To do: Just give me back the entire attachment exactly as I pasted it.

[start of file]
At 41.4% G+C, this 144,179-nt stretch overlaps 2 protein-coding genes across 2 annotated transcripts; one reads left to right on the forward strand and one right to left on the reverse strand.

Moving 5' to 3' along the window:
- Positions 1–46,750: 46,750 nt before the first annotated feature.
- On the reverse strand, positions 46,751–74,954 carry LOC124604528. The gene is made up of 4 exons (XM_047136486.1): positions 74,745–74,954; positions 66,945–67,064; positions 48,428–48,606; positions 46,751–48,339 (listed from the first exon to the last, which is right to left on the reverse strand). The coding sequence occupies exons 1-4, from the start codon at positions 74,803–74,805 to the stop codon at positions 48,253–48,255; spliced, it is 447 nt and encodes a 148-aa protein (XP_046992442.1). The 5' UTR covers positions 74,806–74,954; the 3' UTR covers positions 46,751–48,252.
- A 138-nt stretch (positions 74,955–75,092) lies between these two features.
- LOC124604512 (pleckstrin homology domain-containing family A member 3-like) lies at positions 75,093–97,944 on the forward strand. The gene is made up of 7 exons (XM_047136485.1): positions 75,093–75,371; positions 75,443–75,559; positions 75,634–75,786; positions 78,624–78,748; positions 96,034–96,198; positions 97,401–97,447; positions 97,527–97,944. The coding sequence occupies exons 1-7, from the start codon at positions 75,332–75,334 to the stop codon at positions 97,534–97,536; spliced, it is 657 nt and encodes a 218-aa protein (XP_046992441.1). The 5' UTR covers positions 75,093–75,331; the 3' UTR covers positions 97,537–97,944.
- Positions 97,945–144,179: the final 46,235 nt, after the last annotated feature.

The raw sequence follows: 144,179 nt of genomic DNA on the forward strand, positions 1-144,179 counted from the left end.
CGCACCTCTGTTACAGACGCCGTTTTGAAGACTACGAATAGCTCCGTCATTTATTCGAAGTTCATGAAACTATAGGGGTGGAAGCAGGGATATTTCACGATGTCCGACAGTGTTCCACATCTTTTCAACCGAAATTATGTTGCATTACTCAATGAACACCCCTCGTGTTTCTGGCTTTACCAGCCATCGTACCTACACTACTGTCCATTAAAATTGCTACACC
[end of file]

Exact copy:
At 41.4% G+C, this 144,179-nt stretch overlaps 2 protein-coding genes across 2 annotated transcripts; one reads left to right on the forward strand and one right to left on the reverse strand.

Moving 5' to 3' along the window:
- Positions 1–46,750: 46,750 nt before the first annotated feature.
- On the reverse strand, positions 46,751–74,954 carry LOC124604528. The gene is made up of 4 exons (XM_047136486.1): positions 74,745–74,954; positions 66,945–67,064; positions 48,428–48,606; positions 46,751–48,339 (listed from the first exon to the last, which is right to left on the reverse strand). The coding sequence occupies exons 1-4, from the start codon at positions 74,803–74,805 to the stop codon at positions 48,253–48,255; spliced, it is 447 nt and encodes a 148-aa protein (XP_046992442.1). The 5' UTR covers positions 74,806–74,954; the 3' UTR covers positions 46,751–48,252.
- A 138-nt stretch (positions 74,955–75,092) lies between these two features.
- LOC124604512 (pleckstrin homology domain-containing family A member 3-like) lies at positions 75,093–97,944 on the forward strand. The gene is made up of 7 exons (XM_047136485.1): positions 75,093–75,371; positions 75,443–75,559; positions 75,634–75,786; positions 78,624–78,748; positions 96,034–96,198; positions 97,401–97,447; positions 97,527–97,944. The coding sequence occupies exons 1-7, from the start codon at positions 75,332–75,334 to the stop codon at positions 97,534–97,536; spliced, it is 657 nt and encodes a 218-aa protein (XP_046992441.1). The 5' UTR covers positions 75,093–75,331; the 3' UTR covers positions 97,537–97,944.
- Positions 97,945–144,179: the final 46,235 nt, after the last annotated feature.

The raw sequence follows: 144,179 nt of genomic DNA on the forward strand, positions 1-144,179 counted from the left end.
CGCACCTCTGTTACAGACGCCGTTTTGAAGACTACGAATAGCTCCGTCATTTATTCGAAGTTCATGAAACTATAGGGGTGGAAGCAGGGATATTTCACGATGTCCGACAGTGTTCCACATCTTTTCAACCGAAATTATGTTGCATTACTCAATGAACACCCCTCGTGTTTCTGGCTTTACCAGCCATCGTACCTACACTACTGTCCATTAAAATTGCTACACC